I remember back in elementary school, my second grade teacher would always make us do a little cheer on the first Wednesday of every month because it was “Pay Day” for all the teachers. Even as a kid I thought it awkward and inappropriate for her to suggest that she was just counting down the days until she got paid for having to spend time with us. Now that I’m a little older, though, I do get it.
FOUR MORE DAYS!!!!!!!!!!!!
Anonymous said: More specific examples to explain the rant??
Haha I don’t think it’s necessary for me to provide specific examples. I mean, I could pull certain instances that have led me to draw these conclusions, but they’re honestly irrelevant at this point. That rant was conceived from general frustration at the way people are forced to interact with each other. It’s just a shame to me that we’re not able to be who we are because that will indirectly hinder our success in a skewed system.
There is definitely a fine line between being professional and being fake, and as I grow older and wiser in this world, I find myself struggling with that balance. Now, growing up in an area where people prided themselves on being able to smell fakeness from a hundred miles away (and chastise you if they decided you were, in fact, a “fake bitch”) I always made a conscious effort not to put on airs for anyone. So you can imagine how, coming to a university full of people from different backgrounds, learning that “maturing” sometimes meant holding your tongue and “dealing with it” to get ahead disturbed me. It still disturbs me. I’ve realized that the dedication to individuality and honesty that I was rewarded for in high school isn’t exactly met with acceptance once you’re past the age of 18. Not when you’re all trying to “make it” in a competitive world. People judge when others are different. When they don’t understand you, they dismiss you as inferior. They pass you by without giving it a second thought. And the more and more I learn about how the world works (I’m studying Political Science and Communications), the more disheartened I become.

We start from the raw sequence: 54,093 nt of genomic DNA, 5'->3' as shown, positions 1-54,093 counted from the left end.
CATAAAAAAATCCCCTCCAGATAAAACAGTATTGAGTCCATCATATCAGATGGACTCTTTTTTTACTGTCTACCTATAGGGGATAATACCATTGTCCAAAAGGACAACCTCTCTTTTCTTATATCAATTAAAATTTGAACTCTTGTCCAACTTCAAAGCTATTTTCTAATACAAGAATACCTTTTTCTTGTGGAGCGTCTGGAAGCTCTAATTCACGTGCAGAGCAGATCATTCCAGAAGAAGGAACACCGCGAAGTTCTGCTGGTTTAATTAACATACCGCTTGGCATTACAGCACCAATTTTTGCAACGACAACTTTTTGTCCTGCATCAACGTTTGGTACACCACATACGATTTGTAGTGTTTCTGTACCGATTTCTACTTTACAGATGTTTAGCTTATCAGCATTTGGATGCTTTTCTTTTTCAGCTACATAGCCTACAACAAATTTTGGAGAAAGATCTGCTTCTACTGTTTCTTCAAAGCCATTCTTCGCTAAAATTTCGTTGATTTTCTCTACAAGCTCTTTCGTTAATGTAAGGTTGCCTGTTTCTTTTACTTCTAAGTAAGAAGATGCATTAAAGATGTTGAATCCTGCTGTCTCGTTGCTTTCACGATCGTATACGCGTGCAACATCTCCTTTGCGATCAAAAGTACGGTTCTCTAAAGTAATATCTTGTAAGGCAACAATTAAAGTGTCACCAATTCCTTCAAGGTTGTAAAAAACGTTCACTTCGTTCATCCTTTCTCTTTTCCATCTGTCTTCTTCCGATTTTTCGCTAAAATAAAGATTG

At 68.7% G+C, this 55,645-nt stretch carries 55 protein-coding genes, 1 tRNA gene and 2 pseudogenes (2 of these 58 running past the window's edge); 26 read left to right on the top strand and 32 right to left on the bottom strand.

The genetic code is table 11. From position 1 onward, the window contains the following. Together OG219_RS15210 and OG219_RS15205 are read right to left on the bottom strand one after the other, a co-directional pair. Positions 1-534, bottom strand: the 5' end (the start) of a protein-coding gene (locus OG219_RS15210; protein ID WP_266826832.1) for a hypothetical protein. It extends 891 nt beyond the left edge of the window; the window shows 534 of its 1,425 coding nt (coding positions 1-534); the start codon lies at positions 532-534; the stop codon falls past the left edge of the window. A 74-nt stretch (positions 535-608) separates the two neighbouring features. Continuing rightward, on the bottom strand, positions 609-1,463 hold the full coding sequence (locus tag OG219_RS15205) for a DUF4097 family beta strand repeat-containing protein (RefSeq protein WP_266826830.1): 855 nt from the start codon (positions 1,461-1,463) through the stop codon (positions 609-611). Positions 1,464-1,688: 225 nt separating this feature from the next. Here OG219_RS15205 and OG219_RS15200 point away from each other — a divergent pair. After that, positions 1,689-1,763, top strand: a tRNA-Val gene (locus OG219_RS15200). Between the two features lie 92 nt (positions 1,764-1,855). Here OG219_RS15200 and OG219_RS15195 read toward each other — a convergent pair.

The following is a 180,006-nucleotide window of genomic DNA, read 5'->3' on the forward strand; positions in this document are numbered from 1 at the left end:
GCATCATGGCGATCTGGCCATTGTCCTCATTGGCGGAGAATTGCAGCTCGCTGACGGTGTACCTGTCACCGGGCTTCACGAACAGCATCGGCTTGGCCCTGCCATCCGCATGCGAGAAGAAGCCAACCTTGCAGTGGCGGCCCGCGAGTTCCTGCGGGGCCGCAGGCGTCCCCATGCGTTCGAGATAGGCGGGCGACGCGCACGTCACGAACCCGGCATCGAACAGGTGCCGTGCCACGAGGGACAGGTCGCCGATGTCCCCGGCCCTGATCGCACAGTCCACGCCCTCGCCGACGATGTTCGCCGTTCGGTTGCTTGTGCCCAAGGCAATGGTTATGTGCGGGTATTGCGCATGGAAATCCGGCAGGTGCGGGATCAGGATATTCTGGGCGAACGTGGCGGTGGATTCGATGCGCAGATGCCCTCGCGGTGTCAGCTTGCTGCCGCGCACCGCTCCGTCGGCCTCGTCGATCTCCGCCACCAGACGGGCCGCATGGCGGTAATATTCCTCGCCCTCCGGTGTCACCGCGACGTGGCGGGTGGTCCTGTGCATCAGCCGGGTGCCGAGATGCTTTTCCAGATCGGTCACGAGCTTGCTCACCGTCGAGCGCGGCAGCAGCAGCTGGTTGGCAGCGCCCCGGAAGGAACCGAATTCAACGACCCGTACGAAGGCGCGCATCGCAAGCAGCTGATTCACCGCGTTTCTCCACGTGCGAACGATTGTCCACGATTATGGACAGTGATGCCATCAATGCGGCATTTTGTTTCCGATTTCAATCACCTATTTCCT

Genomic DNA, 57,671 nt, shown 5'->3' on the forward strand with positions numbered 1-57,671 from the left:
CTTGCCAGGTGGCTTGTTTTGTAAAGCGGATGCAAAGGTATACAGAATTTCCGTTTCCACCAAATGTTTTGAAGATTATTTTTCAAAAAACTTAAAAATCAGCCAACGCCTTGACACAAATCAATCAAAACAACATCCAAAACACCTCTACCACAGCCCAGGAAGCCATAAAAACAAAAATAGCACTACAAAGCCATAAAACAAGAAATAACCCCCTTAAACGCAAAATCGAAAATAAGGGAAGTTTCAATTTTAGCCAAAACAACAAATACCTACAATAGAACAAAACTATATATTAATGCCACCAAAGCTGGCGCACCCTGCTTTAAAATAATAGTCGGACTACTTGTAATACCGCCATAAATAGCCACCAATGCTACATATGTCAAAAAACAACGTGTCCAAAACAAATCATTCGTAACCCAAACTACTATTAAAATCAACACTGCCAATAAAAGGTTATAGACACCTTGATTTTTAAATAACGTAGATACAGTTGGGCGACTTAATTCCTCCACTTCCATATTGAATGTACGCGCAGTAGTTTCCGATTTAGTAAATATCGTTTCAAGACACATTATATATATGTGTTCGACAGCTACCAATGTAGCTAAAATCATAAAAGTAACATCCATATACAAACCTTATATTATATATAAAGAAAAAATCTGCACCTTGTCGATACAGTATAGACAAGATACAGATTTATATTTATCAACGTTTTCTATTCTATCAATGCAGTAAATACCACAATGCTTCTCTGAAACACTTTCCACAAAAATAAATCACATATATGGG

It goes so much deeper than who is smart and who is dumb. Our definitive labels (race, gender, class, sexuality) seem to determine our place in society more than I ever thought. The people born into the most opportunity are given an inherent advantage, and they seem to think that this is a testament to their own talent and hard work. And vice versa. People born into the least opportunity are grouped and shoved into the side spaces of society, and also seem to think it’s a testament to the fact that they are dumb and lazy. But no shit, you’re dumb and lazy, when life keeps kicking you down whenever you try and change your position in it! When people look down on you just for speaking a certain way, for not conforming to the fake, money-making personalities that shape corporate board rooms.
Not to take anything away from those who possess true integrity and passion, but I see so much complacency even within my own university, filled with “young professionals” who don’t even try to imagine solutions, but instead perpetuate the thought systems that have gotten the world to this crazy, messed up state it’s in. Like, I hear some douchebag things around this campus and think, are y’all in my generation? Really? Because if you’re not seeing this and are not trying to improve things starting with the way you interact with others, then I’m not sure how much hope I can have for the future being any better.
I’m not perfect at all, but I do have thoughts. The least I can do is share them. Alright, now back to my essay on how the west has fucked up Latin America. Peace.